It was as if we were all stepping back into the real world after stepping out two years ago and falling through some portal into a dystopian parallel universe.

On Feb. 29, 2020, ABA TECHSHOW 2020 wrapped its four-day run, and those of us who had attended headed home, exhausted and exhilarated after another successful conference. Little did we know that, within days, our lives would turn upside down and it would be two years before we would return.

But return we did this week, to ABA TECHSHOW 2022. This time, we arrived exhausted — exhausted from the challenges and isolation of two years of the pandemic. But once again we left exhilarated — energized by our emergence from isolation, by the return to normalcy.

For almost everyone there, this was their first foray into face-to-face conference-going since leaving that TECHSHOW two years earlier.

TECHSHOW 2020 and TECHSHOW 2022 became a pair of karmic bookends. The end of TECHSHOW 2020 marked the beginning of a long, strange trip. The opening of TECHSHOW 2022 marked our return. The last conference we attended. The first conference we attended.

It may have been the best TECHSHOW ever.

Was it the best in attendance? Not by a long shot – at least it did not seem so in physical attendance. (The ABA has not provided official attendance numbers, and there was also a virtual component.)

Was it the best in number of exhibitors? No. But it was pretty good given the circumstances. Estimates I heard were that the exhibit hall had roughly 80% of the number of exhibitors who were there in 2020.

Was it the best in programming? No, in that it seemed to be a lighter schedule than normal, and programs were more sparsely attended than in past years. Still, there were many excellent programs on the agenda, and possibly the most diverse roster of speakers in TECHSHOW’s history.

Were the parties as plentiful and raucous as ever? No. Parties were few in number and modest in staging. But, trust me, no one was complaining.

So what made it the best TECHSHOW ever?

Quite simply: Reconnecting.

Two years after stepping away from TECHSHOW 2020, here we were, at long last, again. Two years after last seeing friends and colleagues, here they were, at long last, again. So many familiar faces. So many dear friends.

Two years after we’d last seen each other, it was as if it had been just yesterday. Except now those friends seemed all the more dear, the opportunity to spend time together all the more precious.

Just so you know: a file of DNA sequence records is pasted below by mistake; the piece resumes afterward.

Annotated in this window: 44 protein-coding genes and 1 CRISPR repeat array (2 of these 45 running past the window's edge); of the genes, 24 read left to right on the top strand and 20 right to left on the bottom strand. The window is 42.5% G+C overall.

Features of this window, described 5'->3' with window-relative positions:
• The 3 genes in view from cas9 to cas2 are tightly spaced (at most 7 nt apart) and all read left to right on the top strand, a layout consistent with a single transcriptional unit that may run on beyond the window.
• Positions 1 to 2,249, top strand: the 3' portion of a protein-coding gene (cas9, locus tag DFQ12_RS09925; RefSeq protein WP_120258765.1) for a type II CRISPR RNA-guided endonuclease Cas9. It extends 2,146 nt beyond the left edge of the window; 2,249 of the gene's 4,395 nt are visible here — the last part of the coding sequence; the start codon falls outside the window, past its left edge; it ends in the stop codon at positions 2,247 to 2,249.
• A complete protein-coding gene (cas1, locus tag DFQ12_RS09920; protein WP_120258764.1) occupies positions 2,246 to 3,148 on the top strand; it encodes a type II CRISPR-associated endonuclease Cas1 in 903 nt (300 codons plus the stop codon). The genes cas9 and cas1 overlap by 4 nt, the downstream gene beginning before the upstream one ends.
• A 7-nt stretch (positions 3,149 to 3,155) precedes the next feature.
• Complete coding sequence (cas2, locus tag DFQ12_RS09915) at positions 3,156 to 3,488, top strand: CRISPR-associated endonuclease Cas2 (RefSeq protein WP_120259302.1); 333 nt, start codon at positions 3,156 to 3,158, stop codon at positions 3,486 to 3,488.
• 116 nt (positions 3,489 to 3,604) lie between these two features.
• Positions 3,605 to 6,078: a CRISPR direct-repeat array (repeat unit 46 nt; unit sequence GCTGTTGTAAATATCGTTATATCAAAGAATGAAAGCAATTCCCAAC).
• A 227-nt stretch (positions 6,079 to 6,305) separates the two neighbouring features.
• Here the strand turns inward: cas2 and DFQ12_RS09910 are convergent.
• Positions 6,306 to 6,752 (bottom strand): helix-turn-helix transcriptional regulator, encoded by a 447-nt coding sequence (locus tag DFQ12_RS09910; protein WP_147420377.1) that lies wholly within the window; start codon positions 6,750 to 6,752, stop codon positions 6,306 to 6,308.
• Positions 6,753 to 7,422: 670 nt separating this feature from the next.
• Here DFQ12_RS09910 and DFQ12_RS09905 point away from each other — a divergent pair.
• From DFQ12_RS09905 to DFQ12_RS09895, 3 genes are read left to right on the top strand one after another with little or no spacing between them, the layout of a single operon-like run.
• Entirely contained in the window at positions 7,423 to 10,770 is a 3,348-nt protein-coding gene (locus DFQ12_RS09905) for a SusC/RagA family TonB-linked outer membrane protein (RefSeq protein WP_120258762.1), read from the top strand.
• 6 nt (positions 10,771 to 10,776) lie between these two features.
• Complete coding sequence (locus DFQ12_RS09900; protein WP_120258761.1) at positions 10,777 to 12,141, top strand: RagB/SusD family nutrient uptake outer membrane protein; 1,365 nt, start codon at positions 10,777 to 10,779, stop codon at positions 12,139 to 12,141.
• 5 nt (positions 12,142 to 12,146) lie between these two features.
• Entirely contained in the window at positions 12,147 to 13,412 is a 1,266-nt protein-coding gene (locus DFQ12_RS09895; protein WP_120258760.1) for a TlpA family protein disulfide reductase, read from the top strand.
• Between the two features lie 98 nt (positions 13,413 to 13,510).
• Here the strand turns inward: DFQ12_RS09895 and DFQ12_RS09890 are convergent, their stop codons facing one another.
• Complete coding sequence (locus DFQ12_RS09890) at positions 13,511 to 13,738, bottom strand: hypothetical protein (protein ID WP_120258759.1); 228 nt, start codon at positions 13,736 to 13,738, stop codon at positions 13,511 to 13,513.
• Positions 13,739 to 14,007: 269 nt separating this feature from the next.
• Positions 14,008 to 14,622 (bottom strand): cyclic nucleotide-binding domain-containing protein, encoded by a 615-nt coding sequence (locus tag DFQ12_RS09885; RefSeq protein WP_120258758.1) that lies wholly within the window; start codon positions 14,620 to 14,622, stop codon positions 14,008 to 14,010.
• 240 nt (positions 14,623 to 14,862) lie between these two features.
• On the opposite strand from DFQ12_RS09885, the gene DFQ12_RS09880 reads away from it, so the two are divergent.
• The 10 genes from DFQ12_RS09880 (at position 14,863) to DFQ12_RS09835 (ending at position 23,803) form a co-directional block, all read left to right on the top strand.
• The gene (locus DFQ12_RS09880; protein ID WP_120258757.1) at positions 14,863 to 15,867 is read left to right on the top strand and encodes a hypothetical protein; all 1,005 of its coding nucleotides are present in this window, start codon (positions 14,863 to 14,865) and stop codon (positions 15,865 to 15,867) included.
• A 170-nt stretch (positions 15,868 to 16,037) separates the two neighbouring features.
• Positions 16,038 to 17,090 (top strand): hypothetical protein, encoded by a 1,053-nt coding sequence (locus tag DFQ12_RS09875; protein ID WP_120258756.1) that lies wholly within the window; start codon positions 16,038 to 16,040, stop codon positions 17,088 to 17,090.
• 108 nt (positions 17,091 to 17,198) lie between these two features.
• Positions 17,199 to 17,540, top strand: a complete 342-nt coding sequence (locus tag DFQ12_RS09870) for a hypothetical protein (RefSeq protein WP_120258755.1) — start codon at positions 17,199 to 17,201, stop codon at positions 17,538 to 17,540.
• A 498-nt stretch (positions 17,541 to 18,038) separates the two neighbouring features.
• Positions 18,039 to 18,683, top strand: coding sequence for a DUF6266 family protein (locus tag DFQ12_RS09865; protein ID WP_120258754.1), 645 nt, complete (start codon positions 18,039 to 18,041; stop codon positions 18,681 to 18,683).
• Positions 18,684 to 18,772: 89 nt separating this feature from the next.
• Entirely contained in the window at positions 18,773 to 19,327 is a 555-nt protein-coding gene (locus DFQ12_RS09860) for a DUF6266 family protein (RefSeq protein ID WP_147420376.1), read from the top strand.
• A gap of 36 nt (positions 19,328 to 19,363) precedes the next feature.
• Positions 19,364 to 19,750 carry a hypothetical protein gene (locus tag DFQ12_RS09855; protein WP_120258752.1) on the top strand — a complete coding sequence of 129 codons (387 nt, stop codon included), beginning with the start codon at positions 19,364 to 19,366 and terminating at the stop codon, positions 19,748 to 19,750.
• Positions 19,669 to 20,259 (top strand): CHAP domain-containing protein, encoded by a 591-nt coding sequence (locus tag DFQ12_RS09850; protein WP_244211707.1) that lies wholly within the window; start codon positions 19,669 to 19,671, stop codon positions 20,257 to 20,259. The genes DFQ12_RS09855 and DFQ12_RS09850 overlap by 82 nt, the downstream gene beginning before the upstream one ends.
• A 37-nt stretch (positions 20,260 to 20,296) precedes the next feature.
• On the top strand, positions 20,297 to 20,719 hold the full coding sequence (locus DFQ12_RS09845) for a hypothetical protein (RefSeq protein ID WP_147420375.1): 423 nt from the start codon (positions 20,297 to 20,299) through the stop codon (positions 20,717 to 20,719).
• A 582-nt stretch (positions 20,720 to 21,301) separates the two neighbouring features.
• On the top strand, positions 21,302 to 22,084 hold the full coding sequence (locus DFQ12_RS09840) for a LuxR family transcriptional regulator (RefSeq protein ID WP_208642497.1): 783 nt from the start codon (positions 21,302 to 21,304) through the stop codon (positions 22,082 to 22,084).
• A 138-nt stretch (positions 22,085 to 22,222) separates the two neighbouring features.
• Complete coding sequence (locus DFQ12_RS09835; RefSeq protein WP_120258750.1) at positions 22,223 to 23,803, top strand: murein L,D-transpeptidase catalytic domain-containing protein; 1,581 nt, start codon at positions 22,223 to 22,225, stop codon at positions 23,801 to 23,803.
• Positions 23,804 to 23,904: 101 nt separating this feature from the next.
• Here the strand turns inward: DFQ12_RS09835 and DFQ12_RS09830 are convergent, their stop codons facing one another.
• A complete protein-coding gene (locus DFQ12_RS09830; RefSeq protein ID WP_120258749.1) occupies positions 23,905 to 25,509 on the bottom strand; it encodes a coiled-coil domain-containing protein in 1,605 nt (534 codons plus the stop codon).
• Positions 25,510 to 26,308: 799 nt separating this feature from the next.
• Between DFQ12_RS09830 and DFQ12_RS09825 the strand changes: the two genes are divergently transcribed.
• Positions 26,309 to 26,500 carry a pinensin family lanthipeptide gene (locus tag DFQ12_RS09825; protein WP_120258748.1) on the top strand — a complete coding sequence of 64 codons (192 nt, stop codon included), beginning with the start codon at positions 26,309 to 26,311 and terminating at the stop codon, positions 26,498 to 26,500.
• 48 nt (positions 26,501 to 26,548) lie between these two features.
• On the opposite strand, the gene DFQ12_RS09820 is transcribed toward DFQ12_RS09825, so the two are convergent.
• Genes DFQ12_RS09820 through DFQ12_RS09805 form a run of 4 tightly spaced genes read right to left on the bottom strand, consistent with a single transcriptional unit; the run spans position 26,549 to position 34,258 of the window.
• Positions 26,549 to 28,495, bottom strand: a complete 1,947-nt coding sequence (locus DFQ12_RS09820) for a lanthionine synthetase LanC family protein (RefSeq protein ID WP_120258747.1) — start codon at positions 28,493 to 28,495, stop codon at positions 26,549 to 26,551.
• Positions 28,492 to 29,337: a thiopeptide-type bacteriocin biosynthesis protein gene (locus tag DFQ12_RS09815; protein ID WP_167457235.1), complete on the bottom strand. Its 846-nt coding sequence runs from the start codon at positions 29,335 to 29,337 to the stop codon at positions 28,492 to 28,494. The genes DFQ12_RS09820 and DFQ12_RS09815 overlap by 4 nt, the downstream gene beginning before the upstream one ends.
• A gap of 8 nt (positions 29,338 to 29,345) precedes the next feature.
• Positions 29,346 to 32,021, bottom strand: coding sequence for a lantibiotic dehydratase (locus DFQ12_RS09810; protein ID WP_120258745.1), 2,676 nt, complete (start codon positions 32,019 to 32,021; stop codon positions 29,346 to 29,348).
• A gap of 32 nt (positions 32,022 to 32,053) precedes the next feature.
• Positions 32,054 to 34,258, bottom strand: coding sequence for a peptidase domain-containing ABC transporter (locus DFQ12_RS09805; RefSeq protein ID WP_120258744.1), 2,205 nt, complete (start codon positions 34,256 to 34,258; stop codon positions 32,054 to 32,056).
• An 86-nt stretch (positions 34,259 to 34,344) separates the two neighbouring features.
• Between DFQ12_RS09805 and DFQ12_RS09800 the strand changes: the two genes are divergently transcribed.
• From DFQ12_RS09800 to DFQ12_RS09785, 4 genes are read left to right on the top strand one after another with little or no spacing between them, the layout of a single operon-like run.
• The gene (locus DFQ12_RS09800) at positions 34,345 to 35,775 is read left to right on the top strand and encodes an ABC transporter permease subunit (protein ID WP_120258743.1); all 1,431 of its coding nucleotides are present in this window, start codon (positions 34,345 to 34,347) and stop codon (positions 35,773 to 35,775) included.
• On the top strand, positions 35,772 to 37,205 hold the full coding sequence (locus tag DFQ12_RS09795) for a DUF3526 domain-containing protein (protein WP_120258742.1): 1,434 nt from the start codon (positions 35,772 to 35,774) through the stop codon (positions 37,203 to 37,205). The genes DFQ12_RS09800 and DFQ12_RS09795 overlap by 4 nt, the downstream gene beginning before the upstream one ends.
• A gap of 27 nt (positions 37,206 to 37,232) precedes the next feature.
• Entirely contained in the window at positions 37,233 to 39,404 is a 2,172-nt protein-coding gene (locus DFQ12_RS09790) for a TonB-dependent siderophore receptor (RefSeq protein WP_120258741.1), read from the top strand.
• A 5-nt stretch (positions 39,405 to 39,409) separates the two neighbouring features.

After two years of Zoom conferences, this was the ingredient we had been missing – the ability to connect with each other the way humans are meant to connect: together, in person, spontaneously sharing smiles and stories and simply enjoying each other’s presence.

TECHSHOW is a conference that, over the years, has created a community around it. If those who attend are not already regulars, they quickly become regulars. It is a conference where many who go either know each other or know of each other. For all, this was a chance to rekindle friendships and form new ones.

Several times during TECHSHOW, I found myself simply sitting quietly and watching and appreciating the buzz of activity around me. I watched as people chatted in hallways or shared laughs at the bar or hugged old friends they came across in the exhibit hall.

It all felt so normal, yet also so exquisite.

We are all wary to call this dystopian detour over. But ABA TECHSHOW felt very much like a return to the world we all left two years earlier.

Only this time, it was even better, and it was better because we understand what we’d been missing.

Meanwhile, I am off to another legal tech reunion, of sorts, this time at Legalweek in New York.

Photo of Bob Ambrogi Bob Ambrogi

Bob is a lawyer, veteran legal journalist, and award-winning blogger and podcaster. In 2011, he was named to the inaugural Fastcase 50, honoring “the law’s smartest, most courageous innovators, techies, visionaries and leaders.” Earlier in his career, he was editor-in-chief of several legal publications, including The National Law Journal, and editorial director of ALM’s Litigation Services Division.